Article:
The population on the Hwy sign read "105" when I was a kid, and the last time I visited (when they were both still alive) the sign still had that same number. Though I think the population was actually much less then, and perhaps nobody bothered to change that sign.
But yep, everybody knew every bodies business. Both the men and women gossiped about much the same things, only in a segregated fashion (women to women and men to men). A few persons actually lived in the town proper, but more than than half lived farther out on their farms. But the town was the center of the community. Had at least two churches (one Baptist and one Nazarene). Two service stations on opposite sides of the main highway, with a small general store at one. There was a combo hamburger joint and pool hall. Actually not much of a "hall" as it only had one pool table (sort of like that one in THE LAST PICTURE SHOW.) There was a post office, and an automotive shop. There was a town square surrounding a well treed park-like center, along with a gazebo.
When I visited as a kid during the summer there would always be a little carnival with a ferris wheel and a couple of rides, and of course concession stands, that made a circuit among the small towns in that area.
My mom told me that when she was a girl that they used to use the side of the largest building at one end of the square that was painted white, and project movies on it during those humid summer nights. Families would lay around on blankets in the square and watch old B movies and western serials, cartoons, newsreels and what not. The pool hall sold popcorn and soda, and someone had a cotton candy machine, and of course everybody brought goodies from home. This was during  the late 30's and I think about that when watching some of the stuff on TCM. 
But yeah, really small communities as depicted in HN were still very much like that even then.
For sure, the action in HN took place on a Sunday (unless the local church that Will solicited was a Seventh Day Adventists gathering). Will just got married and yep, the bar was open for business. Perhaps not all that "unbelievably" unusual, considering the time and locale. This was in the late 1800's (see'n as how they all seemed to be armed with Colt SA cartridge pistols) and still awhile before the temperance movement hit full swing. And (as it was mentioned) a mere five years earlier the town was wide open, it appears that they hadn't yet reached the stage where a saloon and a church couldn't both be open on the same day, at the same time (before noon on a Sunday). Of course the saloons weren't likely open 24 hrs, as when Will let one of the town drunks out of jail (played by Jack Elam) and told him to go home, he asked if the saloon was open yet.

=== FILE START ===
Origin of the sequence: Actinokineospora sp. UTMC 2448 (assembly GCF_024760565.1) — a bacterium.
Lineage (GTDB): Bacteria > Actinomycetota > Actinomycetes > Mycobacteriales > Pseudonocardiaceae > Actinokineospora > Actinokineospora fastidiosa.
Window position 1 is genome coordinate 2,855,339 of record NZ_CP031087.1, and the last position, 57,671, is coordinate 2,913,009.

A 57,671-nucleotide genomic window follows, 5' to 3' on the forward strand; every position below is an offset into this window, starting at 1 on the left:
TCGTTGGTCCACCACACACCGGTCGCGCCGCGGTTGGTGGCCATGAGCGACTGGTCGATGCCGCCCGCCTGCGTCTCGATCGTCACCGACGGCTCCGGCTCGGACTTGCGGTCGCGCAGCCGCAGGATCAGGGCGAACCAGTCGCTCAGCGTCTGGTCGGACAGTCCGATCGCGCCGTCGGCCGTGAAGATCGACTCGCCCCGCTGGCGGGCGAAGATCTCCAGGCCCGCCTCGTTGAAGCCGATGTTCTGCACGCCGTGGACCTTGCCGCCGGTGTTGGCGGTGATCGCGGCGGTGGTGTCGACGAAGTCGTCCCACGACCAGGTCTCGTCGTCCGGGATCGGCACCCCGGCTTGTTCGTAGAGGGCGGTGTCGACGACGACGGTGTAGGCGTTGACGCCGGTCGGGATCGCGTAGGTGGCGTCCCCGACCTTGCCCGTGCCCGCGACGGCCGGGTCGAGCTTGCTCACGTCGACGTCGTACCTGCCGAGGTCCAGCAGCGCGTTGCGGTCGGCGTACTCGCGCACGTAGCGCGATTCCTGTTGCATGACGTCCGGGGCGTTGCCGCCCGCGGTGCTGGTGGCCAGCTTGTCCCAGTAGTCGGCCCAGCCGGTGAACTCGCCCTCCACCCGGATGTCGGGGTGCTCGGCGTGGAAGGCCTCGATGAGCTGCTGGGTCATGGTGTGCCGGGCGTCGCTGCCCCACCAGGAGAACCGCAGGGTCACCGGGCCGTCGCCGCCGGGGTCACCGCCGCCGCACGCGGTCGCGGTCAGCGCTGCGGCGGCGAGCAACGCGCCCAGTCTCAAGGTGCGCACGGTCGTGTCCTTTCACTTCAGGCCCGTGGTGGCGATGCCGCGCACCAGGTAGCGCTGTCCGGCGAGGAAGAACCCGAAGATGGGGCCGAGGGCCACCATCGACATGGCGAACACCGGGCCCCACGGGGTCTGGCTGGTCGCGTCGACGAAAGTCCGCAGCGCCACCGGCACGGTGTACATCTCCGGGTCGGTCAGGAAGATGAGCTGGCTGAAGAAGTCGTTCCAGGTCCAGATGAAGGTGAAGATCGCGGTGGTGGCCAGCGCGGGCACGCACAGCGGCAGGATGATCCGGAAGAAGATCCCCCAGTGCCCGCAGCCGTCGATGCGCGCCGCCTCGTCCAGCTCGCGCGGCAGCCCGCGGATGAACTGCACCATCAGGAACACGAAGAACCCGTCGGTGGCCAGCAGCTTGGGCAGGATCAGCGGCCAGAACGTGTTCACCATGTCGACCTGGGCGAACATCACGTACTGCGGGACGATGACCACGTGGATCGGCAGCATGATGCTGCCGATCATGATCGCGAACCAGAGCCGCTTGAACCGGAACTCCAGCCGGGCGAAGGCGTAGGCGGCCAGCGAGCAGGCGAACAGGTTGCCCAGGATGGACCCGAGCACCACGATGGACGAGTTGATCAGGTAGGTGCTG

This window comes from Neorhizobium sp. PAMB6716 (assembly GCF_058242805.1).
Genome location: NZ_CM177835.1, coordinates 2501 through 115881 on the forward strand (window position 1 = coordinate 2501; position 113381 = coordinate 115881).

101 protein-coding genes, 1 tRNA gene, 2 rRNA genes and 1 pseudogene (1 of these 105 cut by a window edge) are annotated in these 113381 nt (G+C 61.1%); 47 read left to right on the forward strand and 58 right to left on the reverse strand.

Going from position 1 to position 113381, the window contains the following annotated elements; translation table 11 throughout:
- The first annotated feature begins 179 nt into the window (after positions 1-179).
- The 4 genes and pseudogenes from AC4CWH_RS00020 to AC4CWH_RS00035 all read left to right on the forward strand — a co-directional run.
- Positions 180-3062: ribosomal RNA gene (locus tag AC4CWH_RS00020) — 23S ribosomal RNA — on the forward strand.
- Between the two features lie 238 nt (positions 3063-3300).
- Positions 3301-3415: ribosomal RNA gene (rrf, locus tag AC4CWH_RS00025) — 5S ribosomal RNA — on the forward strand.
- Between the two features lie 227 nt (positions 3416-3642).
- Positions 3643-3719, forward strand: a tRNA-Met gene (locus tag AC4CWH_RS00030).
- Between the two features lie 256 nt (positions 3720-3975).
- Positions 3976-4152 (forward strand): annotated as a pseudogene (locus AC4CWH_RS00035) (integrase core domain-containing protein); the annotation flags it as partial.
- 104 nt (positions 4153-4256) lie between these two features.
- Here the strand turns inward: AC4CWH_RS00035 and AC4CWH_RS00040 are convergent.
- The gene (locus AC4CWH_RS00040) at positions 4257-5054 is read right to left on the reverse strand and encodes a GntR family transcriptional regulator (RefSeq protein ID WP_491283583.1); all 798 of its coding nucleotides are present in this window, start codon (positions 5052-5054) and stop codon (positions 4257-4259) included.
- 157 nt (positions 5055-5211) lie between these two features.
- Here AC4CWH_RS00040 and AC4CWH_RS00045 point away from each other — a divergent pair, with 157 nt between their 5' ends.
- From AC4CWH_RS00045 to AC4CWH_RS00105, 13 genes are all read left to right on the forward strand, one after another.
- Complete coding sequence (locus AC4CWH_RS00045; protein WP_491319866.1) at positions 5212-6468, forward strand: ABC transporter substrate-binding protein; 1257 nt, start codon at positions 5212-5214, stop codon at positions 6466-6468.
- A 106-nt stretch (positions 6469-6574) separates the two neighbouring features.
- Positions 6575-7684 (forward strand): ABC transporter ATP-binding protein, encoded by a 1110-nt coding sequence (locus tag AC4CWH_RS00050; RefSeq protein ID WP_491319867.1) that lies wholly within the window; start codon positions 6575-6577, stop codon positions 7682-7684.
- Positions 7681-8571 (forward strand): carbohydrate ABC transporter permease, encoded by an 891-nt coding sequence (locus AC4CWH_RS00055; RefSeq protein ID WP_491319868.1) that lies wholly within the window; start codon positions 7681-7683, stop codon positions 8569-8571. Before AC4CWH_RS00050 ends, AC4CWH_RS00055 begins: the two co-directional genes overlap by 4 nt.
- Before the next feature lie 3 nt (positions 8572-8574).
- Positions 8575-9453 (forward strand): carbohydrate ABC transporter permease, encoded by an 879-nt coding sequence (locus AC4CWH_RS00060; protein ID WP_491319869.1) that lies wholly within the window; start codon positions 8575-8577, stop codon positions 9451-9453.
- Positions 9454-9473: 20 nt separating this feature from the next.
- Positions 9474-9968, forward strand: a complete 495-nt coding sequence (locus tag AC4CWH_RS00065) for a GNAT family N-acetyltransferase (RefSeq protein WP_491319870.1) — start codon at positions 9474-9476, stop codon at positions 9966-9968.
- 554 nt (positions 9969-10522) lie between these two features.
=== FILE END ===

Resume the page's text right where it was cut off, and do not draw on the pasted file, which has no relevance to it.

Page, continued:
Oh and back to the Frank Miller "gang."
There was only Franks wild brother Ben (Sheb Wooley), who would likely side with his brother in whatever vengeance scheme he had in mind (as some families are prone to do) so long as some wild times were to be had afterward.
Jim Pierce (Robert Wilke) who appeared to be the most level headed of the bunch, and loyal to Frank, likely because of much shared past experience (who knows, maybe like several of the James boys they had served together during the "War").
And of course Jack Colby (Lee Van Cleef) who also was an old member of the previous gang, though perhaps just along for the excitement that gunning down Will Kane would provide, as well as any later festivities once the town was again lawless.
And as far as when Kane "faced these guys before," not only did he have a slew of "deputized" townsmen with him at that time, but he was also accompanied by several experienced lawmen on his side, giving me the impression that the Miller gang was well outnumbered and outgunned. In gangs and war, numbers and experience often make the biggest difference.

And it was made quite evident that some attitudes had significantly shifted since then, and Will Kane was deserving of some sort of "come uppance." The hotel clerk, and some of those in the saloon voiced that a nice safe "law abiding" town was not to everyone's liking. Several there evidently missed the excitement (and money to be had) from the "bad ole days" and looked forward to them again with Franks return to Hadleyville.

And Will's little Quaker wife.
Yep, she did mention that both her father and brother had been gunned down while trying to do "the right thing," and her reaction to seeing that happen was why she chose to join (but not really become) a non-violent Quaker.
I see her as a woman coping with personal demons about losing her family to violence. But when push came to shove, and shots were fired, she could not idly let Will die like her brother and father, if she could help prevent it. And so she took up the sword because the love for her man outweighed any new found religious convictions that she was trying to make her own. 

I say again, an almost perfect western. :)
(Of course that is only "my" personal opinion)

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20 hours ago, johnpressman said:

Stephan55, that is a well-written essay regarding Muhammad Ali, but I beg to differ with you on some of the issues surrounding the decision not to serve in the US military.